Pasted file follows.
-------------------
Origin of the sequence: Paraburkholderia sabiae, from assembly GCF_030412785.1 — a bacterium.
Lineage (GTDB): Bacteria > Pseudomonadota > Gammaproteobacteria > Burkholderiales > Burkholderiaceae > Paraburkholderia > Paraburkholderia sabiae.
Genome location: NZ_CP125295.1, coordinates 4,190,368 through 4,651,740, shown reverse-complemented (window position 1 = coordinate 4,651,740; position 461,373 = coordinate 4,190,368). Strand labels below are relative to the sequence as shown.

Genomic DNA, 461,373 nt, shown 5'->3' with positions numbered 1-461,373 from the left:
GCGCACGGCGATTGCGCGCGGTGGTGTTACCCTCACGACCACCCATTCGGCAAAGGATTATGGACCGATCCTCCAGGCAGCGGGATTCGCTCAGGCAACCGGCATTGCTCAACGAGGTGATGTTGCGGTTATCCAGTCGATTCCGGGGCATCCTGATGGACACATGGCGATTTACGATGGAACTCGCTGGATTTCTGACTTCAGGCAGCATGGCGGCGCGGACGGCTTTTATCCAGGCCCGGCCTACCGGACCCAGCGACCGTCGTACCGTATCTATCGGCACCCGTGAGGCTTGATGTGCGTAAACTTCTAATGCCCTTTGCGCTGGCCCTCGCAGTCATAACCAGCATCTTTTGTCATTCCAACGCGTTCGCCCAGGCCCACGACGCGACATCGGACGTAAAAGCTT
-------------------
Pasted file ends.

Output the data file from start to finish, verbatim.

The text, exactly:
Origin of the sequence: Paraburkholderia sabiae, from assembly GCF_030412785.1 — a bacterium.
Lineage (GTDB): Bacteria > Pseudomonadota > Gammaproteobacteria > Burkholderiales > Burkholderiaceae > Paraburkholderia > Paraburkholderia sabiae.
Genome location: NZ_CP125295.1, coordinates 4,190,368 through 4,651,740, shown reverse-complemented (window position 1 = coordinate 4,651,740; position 461,373 = coordinate 4,190,368). Strand labels below are relative to the sequence as shown.

Genomic DNA, 461,373 nt, shown 5'->3' with positions numbered 1-461,373 from the left:
GCGCACGGCGATTGCGCGCGGTGGTGTTACCCTCACGACCACCCATTCGGCAAAGGATTATGGACCGATCCTCCAGGCAGCGGGATTCGCTCAGGCAACCGGCATTGCTCAACGAGGTGATGTTGCGGTTATCCAGTCGATTCCGGGGCATCCTGATGGACACATGGCGATTTACGATGGAACTCGCTGGATTTCTGACTTCAGGCAGCATGGCGGCGCGGACGGCTTTTATCCAGGCCCGGCCTACCGGACCCAGCGACCGTCGTACCGTATCTATCGGCACCCGTGAGGCTTGATGTGCGTAAACTTCTAATGCCCTTTGCGCTGGCCCTCGCAGTCATAACCAGCATCTTTTGTCATTCCAACGCGTTCGCCCAGGCCCACGACGCGACATCGGACGTAAAAGCTT